CMD BrahMos Aerospace Atul Dinkar Rane with Chief of Defence Staff General Anil Chauhan (centre), Chief of Air Staff Air Chief Marshal V.R. Chaudhari, Chief of Army Staff General Manoj Pande and Vice Chief of Naval Staff Vice Adm. Sanjay Jasjit Singh during the 25th anniversary celebrations of Brahmos

Currently, only a small group of nations—the US, Russia, the UK and France—possess the capability to independently design, develop and manufacture jet engines, civil or military. Even China, which has otherwise made tremendous progress in the design and development of defence equipment, is not fully self-reliant in jet-engine technology.

It is hoped that with the signing of the F-414 jet-engine deal, India will finally acquire the capabilities necessary to enter this exclusive group. A similar hope was expressed when an MoU was signed in October-December 2000 between HAL and the Russian manufacturer of Su-30 MKI aircraft for full transfer of technology and its licenced production in India. From publicly available information, it is difficult to infer the extent of indigenous capability that has been acquired through this MoU. The extent of proprietary knowledge that will be shared by GE under the deal and the design capability that HAL will be able to acquire remains to be seen.


Import Dependence

India has among the largest defence industrial complexes in the developing world. It comprises 41 Ordnance Factories (OFs) (reorganised in 2021 into seven different government companies) and nine Defence Public Sector Undertakings (DPSUs) under the administrative control of the ministry of defence (MoD). Further, there are over 150 large, medium and small-sized defence companies in the private sector. There are also around 50 dedicated research laboratories and establishments forming the Defence Research and Development Organisation (DRDO), the research and development (R&D) wing of the MoD.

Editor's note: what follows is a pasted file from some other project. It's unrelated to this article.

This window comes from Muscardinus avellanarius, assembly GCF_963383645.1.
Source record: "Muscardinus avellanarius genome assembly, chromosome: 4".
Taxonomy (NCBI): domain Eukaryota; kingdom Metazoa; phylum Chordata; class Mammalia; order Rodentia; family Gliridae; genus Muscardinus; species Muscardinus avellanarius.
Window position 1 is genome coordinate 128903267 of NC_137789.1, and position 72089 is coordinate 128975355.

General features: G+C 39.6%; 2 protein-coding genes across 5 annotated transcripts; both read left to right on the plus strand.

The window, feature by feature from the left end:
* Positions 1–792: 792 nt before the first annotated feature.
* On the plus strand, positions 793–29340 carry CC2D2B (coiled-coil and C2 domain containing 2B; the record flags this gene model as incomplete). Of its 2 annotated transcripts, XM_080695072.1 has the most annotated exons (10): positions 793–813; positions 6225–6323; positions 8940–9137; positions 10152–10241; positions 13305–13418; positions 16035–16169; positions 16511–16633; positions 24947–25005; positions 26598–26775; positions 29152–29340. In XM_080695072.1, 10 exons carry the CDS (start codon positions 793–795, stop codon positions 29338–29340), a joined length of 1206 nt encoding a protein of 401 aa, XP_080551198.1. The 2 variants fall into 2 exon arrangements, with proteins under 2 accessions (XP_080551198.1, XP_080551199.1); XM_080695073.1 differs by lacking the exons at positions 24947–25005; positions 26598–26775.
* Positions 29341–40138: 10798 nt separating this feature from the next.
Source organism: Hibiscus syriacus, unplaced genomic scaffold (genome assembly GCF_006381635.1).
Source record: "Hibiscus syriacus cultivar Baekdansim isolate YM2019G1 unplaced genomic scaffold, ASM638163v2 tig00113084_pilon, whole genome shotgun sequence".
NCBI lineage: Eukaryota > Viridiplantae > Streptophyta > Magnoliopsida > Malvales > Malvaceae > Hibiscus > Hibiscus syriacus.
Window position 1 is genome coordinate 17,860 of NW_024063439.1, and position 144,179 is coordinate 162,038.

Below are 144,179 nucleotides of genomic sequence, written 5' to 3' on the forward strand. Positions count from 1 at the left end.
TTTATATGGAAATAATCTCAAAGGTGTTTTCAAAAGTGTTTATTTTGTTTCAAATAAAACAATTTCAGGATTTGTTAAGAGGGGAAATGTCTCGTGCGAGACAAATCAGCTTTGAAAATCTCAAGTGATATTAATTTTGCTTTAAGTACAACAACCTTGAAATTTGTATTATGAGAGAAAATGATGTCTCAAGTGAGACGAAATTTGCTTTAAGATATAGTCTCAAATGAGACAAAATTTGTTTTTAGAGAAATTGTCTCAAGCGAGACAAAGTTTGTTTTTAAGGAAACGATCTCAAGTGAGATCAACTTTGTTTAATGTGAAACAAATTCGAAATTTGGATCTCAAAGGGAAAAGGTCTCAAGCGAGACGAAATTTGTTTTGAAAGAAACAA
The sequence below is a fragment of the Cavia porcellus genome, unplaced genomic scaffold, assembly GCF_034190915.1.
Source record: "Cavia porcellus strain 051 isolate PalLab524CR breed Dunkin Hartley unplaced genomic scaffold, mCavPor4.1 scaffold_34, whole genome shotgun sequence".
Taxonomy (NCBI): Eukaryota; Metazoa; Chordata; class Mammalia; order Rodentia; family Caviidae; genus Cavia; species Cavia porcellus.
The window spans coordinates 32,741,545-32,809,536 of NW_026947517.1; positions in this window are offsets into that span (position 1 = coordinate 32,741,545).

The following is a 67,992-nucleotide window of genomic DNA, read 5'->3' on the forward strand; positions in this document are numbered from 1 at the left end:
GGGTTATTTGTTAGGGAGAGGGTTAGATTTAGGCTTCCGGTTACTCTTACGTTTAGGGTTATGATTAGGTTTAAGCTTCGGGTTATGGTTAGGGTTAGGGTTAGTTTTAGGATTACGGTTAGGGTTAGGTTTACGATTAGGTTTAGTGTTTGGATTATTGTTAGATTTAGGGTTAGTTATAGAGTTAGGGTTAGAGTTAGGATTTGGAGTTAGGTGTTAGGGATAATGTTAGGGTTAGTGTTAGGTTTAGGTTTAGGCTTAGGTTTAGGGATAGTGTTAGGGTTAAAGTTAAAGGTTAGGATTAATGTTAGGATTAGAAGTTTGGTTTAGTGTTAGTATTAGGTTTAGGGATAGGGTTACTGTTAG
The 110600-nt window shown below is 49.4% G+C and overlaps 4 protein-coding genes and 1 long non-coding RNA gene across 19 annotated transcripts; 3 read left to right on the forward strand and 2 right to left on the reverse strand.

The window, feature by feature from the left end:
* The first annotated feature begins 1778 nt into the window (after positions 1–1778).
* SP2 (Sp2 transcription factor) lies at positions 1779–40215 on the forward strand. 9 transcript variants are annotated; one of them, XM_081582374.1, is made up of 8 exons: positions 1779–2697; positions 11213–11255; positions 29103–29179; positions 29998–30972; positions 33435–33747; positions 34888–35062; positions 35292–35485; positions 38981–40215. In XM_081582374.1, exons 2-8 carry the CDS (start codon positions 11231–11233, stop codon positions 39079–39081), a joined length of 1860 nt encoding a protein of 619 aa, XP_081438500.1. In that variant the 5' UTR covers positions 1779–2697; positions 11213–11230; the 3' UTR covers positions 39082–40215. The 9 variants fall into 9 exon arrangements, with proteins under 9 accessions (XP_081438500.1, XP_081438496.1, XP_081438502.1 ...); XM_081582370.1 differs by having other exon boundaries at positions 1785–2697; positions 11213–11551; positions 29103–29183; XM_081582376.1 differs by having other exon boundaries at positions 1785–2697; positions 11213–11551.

Despite boasting of this infrastructure, India continues to be overwhelmingly dependent on arms imports to meet its defence needs. The target of 70 per cent self-reliance in defence procurement, set for 2005, is yet to be achieved. Currently, India’s self-reliance in arms stands at around 30-40 per cent. India continues to be among the largest arms importers in the world. During the same period, China which not so long ago, was the world’s largest arms importer, has graduated to being the world’s third-largest arms exporter—behind only the US and Russia.

Even in the equipment being designed and manufactured domestically, the indigenous content is extremely low. The Comptroller and Auditor General (CAG) of India, in a 2011 report submitted to parliament, had commented adversely on the import dependency of the HAL. The report highlighted that for raw materials and bought-out items used in the production of the Advanced Light Helicopter (ALH)—touted as being indigenously designed and developed—there was a 90 per cent import dependency even though the ALH had, by then, already been in production for over a decade.